Octobers decreasing of sales in U.S. third month in a row

Sales of the new cars in USA will fall third month in a raw, analysts expect. On the other side, sales ranking could be reaching its peak because of the selling days in October.

As forecasts showing, sales is falling 6 to 8 percent comparing with the same period from a year ago. That would be a better performance than it appears because October has two fewer selling days than it did in 2015. Additionally, negative figures causing weather conditions. According to the analysts, Hurricane Matthew also slowed sales in the Southeast earlier this month.

Sales in October lower 0,41 million then same month 2015, retail sales fall 7.9%

Forecasts are seasonally adjusted and observed from the annual level, sales course is going up from 17,7 million to 17,9 million. Compering the months, situation is not positive:  17,74 million of sales last month are way lower, comparing with the same month last year when the number was higher for 0,41 million, more precisely  18,15 million.

“Considering that there are no popular weekend sales events in October, automakers and dealers can feel encouraged by this month’s performance as they head into what they hope will be a busy holiday season,” said in a statement Jessica Caldwell, senior analyst at Edmunds.com.

Year to date sales could fall below the first ten months of the last year. This is the opinion of experts from four representative organization:  LMC Automotive, True Car, Edmunds.com and Kelley Blue Book. It is even optimistic. That would be the first time 2016 has come up short of last year’s record setting pace. Some of that, however, could be make amended in November, because this month will have two more selling days than a year ago. Everything will be clearer after automakers announce reports for October sales on Tuesday, November 1.

LMC’s forecasts predicting fall of retail sales of 7.9%, which would mark the sixth decline in the past eight months. “The fact that this will be the sixth monthly decline in 2016 puts the industry in territory not seen since before the recession,” said John Humphrey, senior vice president of the global automotive practice at J.D. Power. “We do not foresee a large pullback in sales in the near term, but the fact that retail sales are beginning to contract, despite high incentives and extremely low interest rates and gas prices, is a clear indicator that this cycle has reached its peak” he added.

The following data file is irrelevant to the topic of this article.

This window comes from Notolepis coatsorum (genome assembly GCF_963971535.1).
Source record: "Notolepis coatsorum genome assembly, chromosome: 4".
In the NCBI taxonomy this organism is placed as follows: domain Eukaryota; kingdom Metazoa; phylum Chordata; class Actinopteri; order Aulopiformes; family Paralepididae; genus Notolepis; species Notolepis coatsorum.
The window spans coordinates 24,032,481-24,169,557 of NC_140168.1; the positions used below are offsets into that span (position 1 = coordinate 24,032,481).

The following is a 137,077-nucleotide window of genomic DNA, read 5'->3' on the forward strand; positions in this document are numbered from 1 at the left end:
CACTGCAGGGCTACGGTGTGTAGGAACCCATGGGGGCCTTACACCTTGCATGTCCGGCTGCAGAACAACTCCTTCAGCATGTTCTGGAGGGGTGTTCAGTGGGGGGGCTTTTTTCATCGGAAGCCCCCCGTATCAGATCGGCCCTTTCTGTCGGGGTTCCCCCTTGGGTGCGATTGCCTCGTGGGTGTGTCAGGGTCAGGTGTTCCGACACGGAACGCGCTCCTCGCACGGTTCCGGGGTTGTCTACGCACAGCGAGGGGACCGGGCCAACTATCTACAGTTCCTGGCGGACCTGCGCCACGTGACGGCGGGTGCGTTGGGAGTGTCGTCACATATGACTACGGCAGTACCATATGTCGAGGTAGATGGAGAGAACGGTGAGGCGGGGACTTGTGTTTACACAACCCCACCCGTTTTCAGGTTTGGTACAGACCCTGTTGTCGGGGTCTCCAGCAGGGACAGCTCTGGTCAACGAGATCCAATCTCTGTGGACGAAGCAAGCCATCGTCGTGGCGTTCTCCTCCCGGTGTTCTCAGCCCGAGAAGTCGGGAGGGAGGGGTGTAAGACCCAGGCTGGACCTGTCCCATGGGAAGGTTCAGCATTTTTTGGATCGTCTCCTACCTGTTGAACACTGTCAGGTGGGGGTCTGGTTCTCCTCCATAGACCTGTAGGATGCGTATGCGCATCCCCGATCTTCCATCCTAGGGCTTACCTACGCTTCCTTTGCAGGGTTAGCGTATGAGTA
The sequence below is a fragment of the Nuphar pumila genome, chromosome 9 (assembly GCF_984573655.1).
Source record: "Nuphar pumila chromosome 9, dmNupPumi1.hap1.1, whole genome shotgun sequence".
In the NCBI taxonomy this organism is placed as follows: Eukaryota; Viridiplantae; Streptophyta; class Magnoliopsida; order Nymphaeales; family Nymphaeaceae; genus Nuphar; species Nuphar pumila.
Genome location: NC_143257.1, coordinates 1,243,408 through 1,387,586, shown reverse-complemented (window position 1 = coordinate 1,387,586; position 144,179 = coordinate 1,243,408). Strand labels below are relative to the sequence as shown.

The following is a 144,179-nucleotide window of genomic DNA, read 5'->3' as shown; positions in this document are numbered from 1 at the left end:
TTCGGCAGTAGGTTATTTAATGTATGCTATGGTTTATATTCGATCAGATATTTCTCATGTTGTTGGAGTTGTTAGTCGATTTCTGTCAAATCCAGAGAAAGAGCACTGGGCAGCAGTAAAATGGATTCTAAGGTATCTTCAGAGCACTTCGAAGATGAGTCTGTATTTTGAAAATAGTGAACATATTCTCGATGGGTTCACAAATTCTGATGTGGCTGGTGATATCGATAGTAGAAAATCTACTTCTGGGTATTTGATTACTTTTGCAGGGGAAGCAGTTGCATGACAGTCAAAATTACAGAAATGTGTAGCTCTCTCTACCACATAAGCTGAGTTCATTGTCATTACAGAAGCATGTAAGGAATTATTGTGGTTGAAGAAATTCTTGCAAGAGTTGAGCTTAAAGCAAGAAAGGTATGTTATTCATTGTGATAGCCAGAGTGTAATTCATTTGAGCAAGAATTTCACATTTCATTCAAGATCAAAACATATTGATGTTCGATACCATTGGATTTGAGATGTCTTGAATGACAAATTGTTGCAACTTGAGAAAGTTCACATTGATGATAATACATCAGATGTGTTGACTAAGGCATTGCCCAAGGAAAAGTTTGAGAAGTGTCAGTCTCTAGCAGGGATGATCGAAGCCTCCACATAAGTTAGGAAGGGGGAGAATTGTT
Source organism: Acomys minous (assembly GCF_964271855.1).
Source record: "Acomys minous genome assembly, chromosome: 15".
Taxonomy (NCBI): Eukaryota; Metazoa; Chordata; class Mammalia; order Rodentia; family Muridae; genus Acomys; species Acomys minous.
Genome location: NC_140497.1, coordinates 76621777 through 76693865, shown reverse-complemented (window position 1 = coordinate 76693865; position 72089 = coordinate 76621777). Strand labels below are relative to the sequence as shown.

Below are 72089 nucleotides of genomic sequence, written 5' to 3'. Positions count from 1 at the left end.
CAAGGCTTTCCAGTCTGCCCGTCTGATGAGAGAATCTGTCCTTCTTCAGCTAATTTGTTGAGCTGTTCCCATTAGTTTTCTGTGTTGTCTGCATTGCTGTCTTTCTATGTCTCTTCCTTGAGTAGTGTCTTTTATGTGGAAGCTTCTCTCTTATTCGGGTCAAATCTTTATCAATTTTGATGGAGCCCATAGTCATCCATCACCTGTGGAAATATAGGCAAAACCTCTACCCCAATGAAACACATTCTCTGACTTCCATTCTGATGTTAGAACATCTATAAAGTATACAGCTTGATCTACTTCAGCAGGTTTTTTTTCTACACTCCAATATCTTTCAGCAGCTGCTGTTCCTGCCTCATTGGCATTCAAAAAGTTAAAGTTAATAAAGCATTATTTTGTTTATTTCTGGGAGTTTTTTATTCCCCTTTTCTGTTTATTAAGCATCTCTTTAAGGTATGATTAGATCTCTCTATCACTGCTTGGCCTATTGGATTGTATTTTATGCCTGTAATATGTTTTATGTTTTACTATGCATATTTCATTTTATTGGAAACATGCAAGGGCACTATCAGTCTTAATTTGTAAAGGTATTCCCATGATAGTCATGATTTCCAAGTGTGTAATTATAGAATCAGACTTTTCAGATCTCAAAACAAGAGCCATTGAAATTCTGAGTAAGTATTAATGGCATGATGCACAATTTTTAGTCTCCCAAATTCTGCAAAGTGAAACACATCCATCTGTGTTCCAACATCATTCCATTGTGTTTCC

Due to a total sales decline, automakers have been cutting production to keep inventories on level.

Incentives also are on the rise as demand flattens out. “As retail demand plateaus, automakers will be forced to make the critical decision to cut vehicle production or increase incentives,” said TrueCar’s  Eric Lyman. But he added: “There’s still gas left in the tank for automobile sales that should remain strong through the rest of 2016.”

The forecasts project declines of 10 to 11 percent for Ford, 6 to 9 percent for General Motors and 8 to 11 percent for Fiat Chrysler Automobiles. Toyota Motor Sales U.S.A., American Honda, Nissan North America and Hyundai-Kia are expected to post volume declines but gain market share. Subaru, which has achieved 58 consecutive monthly gains, could see that streak end, with KBB forecasting a 1.2 percent decline. But TrueCar projects Subaru will eke out a 0.7 percent gain. Volkswagen Group of America is likely to report about a 17 percent drop as it continues to feel the effects of its diesel emissions scandal, according to TrueCar and Edmunds.

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